A study by Pew suggests that cell phone ownership in Sub-Saharan Africa is largely influenced by the ability to speak or read English.
The Pew Research Center is a U.S. think tank based in Washington D.C. that provides information on social issues, public opinion and demographic trends shaping the U.S and the world.
The study reported on the proliferation of cell phone use in the region and uncovered a number of other various factors which underscore cell phone use.
According to Pew, “One-third of English-speaking Nigerians own a smartphone, compared with 2% of Nigerians who do not have the ability to read or speak at least some English.”
In Uganda, findings revealed that 75% of Ugandans who speak or read at least some English own a mobile phone, while only about 50% of those with no English language skills own one.
The report found that the amount of people who own cell phones in South Africa and Nigeria is quite high. About nine-in-10 have a cell phone.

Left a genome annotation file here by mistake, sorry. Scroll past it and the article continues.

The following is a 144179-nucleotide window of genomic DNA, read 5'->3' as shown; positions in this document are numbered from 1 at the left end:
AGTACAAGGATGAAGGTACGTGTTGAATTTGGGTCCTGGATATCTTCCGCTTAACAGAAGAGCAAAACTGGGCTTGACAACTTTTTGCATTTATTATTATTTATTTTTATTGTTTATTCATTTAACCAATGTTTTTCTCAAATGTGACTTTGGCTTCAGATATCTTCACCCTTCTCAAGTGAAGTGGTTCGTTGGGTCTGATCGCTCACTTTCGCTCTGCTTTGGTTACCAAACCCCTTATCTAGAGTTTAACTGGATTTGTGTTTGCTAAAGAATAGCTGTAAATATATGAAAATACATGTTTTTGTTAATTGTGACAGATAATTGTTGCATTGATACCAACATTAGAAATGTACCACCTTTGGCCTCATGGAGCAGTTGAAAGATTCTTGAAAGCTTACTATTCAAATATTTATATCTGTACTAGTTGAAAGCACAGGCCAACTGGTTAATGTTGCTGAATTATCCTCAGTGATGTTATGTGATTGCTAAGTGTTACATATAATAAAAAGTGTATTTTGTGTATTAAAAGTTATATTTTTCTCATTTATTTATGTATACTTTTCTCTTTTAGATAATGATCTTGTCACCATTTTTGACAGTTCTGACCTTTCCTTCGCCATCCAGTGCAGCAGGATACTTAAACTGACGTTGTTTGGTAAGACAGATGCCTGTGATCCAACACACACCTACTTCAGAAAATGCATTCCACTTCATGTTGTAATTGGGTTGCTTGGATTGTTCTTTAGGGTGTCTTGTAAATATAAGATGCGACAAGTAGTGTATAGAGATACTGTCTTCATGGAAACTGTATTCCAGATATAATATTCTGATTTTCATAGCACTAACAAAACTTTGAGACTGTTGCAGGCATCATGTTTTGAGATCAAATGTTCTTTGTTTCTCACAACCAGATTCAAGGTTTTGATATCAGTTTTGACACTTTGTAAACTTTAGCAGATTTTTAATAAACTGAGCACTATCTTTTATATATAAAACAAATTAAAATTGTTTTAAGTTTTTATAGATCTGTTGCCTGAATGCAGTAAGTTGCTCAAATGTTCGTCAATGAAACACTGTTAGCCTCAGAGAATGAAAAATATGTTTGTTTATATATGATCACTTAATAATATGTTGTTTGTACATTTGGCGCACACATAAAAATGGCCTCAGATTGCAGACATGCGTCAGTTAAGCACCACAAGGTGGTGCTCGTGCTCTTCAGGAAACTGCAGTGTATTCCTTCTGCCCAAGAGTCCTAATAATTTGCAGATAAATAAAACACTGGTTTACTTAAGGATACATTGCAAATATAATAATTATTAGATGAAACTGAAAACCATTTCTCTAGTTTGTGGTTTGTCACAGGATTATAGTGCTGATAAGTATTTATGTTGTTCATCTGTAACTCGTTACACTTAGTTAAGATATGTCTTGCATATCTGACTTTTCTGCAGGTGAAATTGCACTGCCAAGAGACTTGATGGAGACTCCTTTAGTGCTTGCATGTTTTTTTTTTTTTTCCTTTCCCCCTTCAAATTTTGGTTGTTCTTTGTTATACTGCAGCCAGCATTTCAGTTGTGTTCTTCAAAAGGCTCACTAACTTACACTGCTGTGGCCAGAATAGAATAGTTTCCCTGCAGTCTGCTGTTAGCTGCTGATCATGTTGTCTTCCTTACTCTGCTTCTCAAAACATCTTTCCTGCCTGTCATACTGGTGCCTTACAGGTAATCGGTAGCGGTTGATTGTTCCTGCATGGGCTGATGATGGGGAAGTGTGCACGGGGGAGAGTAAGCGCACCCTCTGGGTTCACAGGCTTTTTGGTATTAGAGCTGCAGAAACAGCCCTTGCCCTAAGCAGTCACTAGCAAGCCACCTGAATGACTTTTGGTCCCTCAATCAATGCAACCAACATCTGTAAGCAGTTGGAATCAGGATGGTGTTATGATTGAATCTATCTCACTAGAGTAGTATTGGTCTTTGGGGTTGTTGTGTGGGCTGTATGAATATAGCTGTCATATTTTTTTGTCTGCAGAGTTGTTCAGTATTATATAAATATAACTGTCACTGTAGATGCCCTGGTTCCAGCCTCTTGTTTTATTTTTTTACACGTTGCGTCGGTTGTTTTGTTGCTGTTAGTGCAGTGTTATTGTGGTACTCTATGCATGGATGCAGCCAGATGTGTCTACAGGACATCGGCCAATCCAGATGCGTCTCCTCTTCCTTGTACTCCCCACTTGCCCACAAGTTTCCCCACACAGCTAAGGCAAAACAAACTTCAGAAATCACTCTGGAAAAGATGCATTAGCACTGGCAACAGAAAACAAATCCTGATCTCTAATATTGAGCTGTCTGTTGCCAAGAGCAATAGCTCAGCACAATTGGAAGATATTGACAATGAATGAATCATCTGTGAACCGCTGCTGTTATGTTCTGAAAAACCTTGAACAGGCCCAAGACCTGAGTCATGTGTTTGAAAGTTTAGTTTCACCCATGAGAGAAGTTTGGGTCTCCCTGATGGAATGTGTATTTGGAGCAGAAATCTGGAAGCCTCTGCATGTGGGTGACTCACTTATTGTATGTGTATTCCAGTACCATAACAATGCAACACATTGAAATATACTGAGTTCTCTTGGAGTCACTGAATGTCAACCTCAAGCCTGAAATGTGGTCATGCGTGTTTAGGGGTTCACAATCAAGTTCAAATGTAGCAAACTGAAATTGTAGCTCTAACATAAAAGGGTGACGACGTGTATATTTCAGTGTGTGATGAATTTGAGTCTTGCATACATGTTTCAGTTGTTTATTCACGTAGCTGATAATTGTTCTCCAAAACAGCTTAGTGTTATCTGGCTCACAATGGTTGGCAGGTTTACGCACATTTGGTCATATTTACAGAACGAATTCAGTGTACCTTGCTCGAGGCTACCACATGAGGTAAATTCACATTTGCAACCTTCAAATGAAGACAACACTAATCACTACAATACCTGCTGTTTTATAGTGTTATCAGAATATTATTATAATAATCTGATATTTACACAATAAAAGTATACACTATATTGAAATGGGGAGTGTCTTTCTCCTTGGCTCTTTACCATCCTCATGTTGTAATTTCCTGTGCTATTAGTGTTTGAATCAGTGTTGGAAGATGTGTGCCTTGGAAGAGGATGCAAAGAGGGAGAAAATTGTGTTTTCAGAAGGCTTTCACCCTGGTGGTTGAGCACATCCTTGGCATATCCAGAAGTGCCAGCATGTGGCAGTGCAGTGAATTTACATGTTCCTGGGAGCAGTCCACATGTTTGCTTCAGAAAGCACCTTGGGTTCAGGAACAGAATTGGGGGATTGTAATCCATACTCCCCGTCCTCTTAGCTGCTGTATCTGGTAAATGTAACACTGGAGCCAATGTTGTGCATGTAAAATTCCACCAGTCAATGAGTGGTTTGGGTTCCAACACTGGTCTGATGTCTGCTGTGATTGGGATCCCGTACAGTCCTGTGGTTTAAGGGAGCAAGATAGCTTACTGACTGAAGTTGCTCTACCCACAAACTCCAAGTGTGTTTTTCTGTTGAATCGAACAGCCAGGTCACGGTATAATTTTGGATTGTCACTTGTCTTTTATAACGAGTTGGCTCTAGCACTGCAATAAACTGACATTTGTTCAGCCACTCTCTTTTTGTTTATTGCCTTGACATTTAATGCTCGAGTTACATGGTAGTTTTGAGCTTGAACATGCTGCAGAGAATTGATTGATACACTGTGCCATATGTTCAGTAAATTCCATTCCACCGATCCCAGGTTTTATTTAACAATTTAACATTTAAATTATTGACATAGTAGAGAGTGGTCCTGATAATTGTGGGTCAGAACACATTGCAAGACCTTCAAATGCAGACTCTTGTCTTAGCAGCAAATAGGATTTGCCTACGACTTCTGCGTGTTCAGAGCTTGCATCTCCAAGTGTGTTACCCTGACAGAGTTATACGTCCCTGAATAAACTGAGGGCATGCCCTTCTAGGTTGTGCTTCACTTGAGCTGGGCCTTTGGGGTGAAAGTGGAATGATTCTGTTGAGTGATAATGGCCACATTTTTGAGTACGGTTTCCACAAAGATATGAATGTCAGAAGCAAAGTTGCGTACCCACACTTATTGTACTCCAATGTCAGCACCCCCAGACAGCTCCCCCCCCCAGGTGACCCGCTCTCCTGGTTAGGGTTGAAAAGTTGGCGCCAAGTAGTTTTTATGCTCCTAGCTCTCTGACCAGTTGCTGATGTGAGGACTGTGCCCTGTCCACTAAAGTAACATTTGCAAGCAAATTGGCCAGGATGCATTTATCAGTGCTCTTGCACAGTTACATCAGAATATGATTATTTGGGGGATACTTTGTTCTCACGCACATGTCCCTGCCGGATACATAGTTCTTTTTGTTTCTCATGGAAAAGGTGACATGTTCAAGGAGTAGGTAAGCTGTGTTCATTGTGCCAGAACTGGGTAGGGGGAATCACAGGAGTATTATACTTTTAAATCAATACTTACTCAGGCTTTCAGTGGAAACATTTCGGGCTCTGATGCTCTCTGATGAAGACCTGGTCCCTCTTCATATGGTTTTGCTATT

In the South African context, English has been a highly influential language. An earlier study by Pew found:
“In addition to age and education, internet use is more common among people who have some English language ability. In every nation surveyed with a sufficient sample size to analyse, those who can speak or read some English, or completed the survey in English, accessed the internet at much higher rates than those who have no facility with English.”
This is in line with further findings from the research which indicated that popular use for cell phones with many of the respondents was for internet use.